Friday, December 2, 2011

Aristotle and [American] Politics

Aristotle and [American] Politics
P. Schultz
December 2, 2011

            I was educated by men who were convinced that Aristotle was an important source for understanding politics and political life. However, the lessons that they drew from Aristotle were (a) his teaching, allegedly, on the innate inequality of human beings, with some human beings labeled as superior and others labeled inferior. Of course, we did not dispute this argument because we just assumed that we were among the superior human beings. Then, another Aristotelian lesson was that politics, at its best, was about virtue and the inculcation of virtue by means of an aristocratic “government.” Again, because we just assumed we were the virtuous ones, we did not dispute this argument too readily, if at all.

            Now, I must say that I still agree with the idea that Aristotle is indispensable for understanding politics but for different reasons than those stated above. First, Aristotle is clear that all forms of political rule are defective or partial. That is, according to Aristotle’s famous scheme of “regimes” there are six regimes, that is, pairs of regimes led by the one, the few, or the many. Note should be taken that for Aristotle, all or “the people” as we like to say never rule! There is no such thing as the rule of all or of “the people,” for Aristotle. All forms of rule are partial, therefore, and in that sense defective because when push comes to shove, as it always does, those with power will rule for the their own benefit because they cannot rule for the benefit of all. Aristotle makes it clear then that there is no such phenomenon as rule for the benefit of all. And I believe this means, ultimately, that there is no good that is comprehensive, that is, good equally for all human beings. And this Greek is said by many to be an “idealist.” Some “idealist.” Even “the good” is partial.

            Secondly, Aristotle makes it clear that the most common regimes are oligarchy and democracy; that is, the rule of the few rich or the rule of the many not rich. And he also makes clear that political life is, by and large, characterized by vibrations or vacillations between these two opposed and competing political ways of being. Sometimes the few rich hold sway and other times the many not rich hold sway. And this is the stuff of politics as most human beings experience it. So, for Aristotle, our distinction between “liberals” and “conservatives,” which we take to be the most fundamental of political divisions, is obfuscating, and perhaps intentionally so. Think about it. What better way to try to escape the constant vibrations, the constant battles between the rich and the not rich than to replace this dichotomy with another “dichotomy,” one that directs our attention away from the rich-not rich division, a division which easily leads to violet disagreements? And if this disguise or displacement leads, most times, to the rule of the rich or the better off, what is the harm in that? After all, isn’t it the rich, the better off, who should control the levers of power? Are they not the responsible parties, the mature ones, the ones who are not governed by envy? And besides, even if they are governed by greed, doesn’t “greed work?”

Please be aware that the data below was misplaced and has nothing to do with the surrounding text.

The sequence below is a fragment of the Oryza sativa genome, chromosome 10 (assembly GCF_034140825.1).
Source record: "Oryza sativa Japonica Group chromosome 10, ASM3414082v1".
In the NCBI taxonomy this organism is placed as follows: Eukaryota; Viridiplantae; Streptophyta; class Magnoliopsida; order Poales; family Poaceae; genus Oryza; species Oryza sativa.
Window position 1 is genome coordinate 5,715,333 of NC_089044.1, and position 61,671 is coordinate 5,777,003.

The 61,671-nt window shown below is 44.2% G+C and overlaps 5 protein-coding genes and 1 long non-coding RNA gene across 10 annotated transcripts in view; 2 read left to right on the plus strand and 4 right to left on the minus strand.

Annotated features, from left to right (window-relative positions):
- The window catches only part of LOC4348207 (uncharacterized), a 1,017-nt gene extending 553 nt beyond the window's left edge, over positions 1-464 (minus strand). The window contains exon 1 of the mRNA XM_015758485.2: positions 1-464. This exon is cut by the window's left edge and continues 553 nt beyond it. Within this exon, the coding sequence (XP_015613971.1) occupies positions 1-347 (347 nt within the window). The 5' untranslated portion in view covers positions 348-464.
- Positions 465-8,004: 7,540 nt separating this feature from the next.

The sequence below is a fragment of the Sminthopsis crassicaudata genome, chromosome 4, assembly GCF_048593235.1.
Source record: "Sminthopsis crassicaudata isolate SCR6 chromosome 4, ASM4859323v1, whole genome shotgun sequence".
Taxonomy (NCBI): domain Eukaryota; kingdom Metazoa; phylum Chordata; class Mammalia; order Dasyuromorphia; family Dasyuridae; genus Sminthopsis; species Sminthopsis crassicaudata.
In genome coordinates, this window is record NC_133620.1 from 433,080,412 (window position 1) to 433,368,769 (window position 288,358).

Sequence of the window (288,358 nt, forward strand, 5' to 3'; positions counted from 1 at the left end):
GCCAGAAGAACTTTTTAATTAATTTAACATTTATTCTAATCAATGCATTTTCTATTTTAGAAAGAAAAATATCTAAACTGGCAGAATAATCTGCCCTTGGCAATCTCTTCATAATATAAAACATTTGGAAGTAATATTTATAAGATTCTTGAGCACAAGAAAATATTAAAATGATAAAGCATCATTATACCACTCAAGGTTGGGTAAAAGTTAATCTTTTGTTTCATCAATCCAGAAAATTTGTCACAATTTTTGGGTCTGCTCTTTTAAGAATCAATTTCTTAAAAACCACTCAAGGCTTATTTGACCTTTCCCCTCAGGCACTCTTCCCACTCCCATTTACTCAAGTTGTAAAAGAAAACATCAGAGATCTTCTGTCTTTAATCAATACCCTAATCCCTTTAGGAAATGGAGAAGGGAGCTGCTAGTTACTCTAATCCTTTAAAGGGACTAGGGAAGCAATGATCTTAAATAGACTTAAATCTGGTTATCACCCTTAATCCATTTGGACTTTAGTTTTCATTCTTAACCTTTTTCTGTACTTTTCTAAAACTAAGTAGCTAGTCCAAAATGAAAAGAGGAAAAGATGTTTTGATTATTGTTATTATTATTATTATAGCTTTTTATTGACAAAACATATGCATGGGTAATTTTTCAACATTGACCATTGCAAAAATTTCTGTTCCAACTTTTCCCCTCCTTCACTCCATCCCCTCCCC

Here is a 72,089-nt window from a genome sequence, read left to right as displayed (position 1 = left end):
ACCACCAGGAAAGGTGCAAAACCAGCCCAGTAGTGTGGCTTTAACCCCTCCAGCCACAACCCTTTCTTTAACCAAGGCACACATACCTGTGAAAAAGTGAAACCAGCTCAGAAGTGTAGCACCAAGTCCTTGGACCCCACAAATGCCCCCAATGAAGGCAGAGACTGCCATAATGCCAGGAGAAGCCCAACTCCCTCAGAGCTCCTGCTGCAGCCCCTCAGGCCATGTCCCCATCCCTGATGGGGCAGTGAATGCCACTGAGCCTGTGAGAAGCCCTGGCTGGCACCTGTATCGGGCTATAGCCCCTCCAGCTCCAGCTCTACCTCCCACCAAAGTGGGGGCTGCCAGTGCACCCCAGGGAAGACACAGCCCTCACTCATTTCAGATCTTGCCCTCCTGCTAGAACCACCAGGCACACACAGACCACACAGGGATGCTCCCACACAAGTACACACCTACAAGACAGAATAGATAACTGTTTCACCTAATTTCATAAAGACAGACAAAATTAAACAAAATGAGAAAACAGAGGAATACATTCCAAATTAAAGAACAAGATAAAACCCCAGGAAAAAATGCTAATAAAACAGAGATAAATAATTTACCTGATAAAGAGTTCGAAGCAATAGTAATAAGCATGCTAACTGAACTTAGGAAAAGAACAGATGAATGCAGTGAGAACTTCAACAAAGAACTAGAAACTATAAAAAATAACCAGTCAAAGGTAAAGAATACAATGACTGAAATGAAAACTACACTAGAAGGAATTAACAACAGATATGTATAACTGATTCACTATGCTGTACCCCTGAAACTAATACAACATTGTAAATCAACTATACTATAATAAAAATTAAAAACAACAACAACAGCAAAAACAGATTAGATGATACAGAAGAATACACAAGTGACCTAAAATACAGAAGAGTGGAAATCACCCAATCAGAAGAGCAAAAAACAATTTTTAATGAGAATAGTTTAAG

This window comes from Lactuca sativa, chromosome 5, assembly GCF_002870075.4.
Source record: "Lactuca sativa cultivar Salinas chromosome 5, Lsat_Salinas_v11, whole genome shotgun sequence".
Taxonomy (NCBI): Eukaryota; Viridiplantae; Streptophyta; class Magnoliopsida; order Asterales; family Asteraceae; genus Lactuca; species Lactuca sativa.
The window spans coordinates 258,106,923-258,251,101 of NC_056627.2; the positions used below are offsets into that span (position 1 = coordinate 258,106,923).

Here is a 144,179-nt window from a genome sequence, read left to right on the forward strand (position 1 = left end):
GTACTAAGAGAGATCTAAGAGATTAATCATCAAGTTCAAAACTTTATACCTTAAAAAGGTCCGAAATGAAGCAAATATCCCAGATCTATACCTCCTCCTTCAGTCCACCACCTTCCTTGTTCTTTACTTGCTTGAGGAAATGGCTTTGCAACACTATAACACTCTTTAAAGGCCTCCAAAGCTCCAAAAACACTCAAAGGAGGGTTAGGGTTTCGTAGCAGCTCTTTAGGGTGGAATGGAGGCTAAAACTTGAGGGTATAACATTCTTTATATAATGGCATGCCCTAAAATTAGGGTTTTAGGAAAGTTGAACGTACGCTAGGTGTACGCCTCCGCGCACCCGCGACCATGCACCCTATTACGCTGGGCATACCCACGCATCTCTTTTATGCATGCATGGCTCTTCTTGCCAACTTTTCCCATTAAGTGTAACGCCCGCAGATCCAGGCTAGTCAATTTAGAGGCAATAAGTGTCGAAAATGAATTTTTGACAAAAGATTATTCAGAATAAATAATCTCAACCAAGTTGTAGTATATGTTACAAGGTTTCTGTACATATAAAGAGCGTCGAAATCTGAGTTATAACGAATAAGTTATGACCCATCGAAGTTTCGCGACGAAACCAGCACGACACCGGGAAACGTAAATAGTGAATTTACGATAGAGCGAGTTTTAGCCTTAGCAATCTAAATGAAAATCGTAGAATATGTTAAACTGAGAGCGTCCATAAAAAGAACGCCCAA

But if Aristotle’s analysis of political life is correct, then it must be said that our political categories merely disguise without displacing the most basic of political divisions, that of the few rich and the many not rich. Some might think this argument is confirmed by the intensity with which some contest anyone who seems to talk about “class” as if it were the motivating force of our politics. The intensity of the opposition to such talk reflects an awareness, maybe only unconscious, that such talk threatens to upset “the apple cart,” as it were, by laying bare the real but suppressed and disguised conflict that is going on in our – and indeed in every – political society. Such talk is dangerous, just as is talk that no good in comprehensive in the sense of being able to satisfy or fulfill all human beings. But is this not what the argument that the supreme good is accessible only to a few implies?

            So, as I see it, Aristotle’s politics, his analysis of political life is still relevant. But it is also dangerous, even subversive of our current way of being political. This is not a lesson I was taught with sufficient clarity. Or perhaps I was, only it took me some time to discover or uncover the lessons Aristotle would teach us.  

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